Keeping An Eternal Focus Serving Others

When my kids have free time during the day, I’ll often encourage them to do something to bless or serve another person. Whether it’s making a special card for someone they love, showing special love and attention to a sibling, or giving their time to someone in need, keeping their focus outward instead of inward gives them tremendous life and joy. This doesn’t meant they never have time to simply play and do the activities they enjoy, but when we also allow time for turning outward and considering how they can bless and serve another person, their days are far more fulfilling.

Bringing Scripture into the Day

Scripture memory, Scripture songs, and audio Bibles are all great ways to incorporate more Scripture into everyday life. Some days we have more time to memorize Scripture together. On busy days, we might simply have audio Scripture playing in the background of our home or car. But when we are purposeful to bring the Words of Life into our days, it helps keep our focus on the eternal instead of being caught up in the temporal.

Christ-Centered Evenings
Making Things Right

I shared in my article on Raising Joyful Kids about our first “I’m Sorry Night” in which the kids spontaneously made things right with each other and asked forgiveness for things they had done wrong. Once we observed the tremendous impact this had upon our home, we have become purposeful about regularly giving the kids a chance to do “I’m Sorry Nights” on a regular basis. It is not something that we force or pressure them to do. Rather, as we are gathered together in the living room in the evenings we will often ask them, “Does anyone have an ‘I’m Sorry’ that they need to say?” Usually, at least one or two of the children will have something weighing on their conscience that they need to make right. Keeping family relationships clear is an amazing way to grow together spiritually and keep a Christ-honoring atmosphere in our home.

Discussions about Truth

Sometimes in the evenings, we’ll read a story about a great Christian who suffered for his or her faith, then have a discussion about it afterwards. The kids are usually bursting with spiritual questions after these stories, which provide excellent opportunities for us to teach deeper Truth and Biblical principles to them. Other times, we’ll watch a creation video or do a lesson from the Kids of Courage series about the persecuted church. Choosing Christ-centered activities on a regular basis is a wonderful way to keep our family from being caught up in the distractions of pop-culture. Of course, we’ll sometimes do fun things together that are not specifically spiritual activities, but as often as possible, we try to incorporate deeper spiritual activities into our nightly family times.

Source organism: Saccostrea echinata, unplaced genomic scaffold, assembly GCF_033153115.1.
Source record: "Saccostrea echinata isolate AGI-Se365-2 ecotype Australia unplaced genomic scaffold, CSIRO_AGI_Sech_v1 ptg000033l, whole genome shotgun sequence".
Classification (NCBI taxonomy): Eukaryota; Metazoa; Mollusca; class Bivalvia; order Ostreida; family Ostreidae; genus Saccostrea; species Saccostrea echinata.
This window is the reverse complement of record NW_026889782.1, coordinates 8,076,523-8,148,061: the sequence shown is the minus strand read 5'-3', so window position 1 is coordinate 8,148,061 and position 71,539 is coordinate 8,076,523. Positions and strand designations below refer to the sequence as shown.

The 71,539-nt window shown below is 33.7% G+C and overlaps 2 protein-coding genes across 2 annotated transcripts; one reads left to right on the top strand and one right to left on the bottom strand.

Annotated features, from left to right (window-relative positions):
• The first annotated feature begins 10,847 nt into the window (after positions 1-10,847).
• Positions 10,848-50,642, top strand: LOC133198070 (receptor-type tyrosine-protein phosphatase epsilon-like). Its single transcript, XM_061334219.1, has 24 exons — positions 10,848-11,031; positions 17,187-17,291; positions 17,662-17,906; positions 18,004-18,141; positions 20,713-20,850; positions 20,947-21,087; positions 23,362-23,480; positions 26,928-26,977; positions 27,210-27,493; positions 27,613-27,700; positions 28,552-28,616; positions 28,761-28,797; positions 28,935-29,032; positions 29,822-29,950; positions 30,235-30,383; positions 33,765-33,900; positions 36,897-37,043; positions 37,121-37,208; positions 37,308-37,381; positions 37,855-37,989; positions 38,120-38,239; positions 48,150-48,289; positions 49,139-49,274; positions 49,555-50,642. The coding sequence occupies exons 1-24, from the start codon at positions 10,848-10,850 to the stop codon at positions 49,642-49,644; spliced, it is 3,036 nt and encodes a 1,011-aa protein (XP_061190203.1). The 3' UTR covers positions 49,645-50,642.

Christian AudioBook Time

For our older two children, one of the highlights of their day is our audiobook time in the evenings, after the other kids have been tucked into bed. Hudson and Harper pile onto our bed with a special snack and we listen to an audiobook together, such as The Hiding Place, The Cross and the Switchblade, God’s Smuggler, or biographies about Mary Slessor, George Mueller, and Hudson Taylor. These times not only provide our older kids with special Mommy and Daddy time, but they provide plenty of fodder for deeper spiritual conversation. Hearing about the lives of great Christians also gives our kids a bigger vision for their own lives.

Nightly Prayers

It may seem like a rather simple and obvious thing, but taking time to pray with each of our children before they drift off to sleep is an important priority for us. Eric and I both take time to tuck in each of our children and pray over them as they are drifting off to sleep. It gives them peace and comfort that they carry with them into their entire night. It affects their dreams and their attitudes when they wake up in the morning. Sometimes we will take several minutes to pray earnestly for one of our children who has been struggling with something. Other times, we simply say a few words asking God to be with him or her throughout the night. Our children love being prayed for and have a clear sense that God is watching over them when we make nightly prayer times a high priority.

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Cultivating Christ-centered days are the building blocks of a Christ-centered life. What are some ways that you can make Him the Guest of Honor in your home today?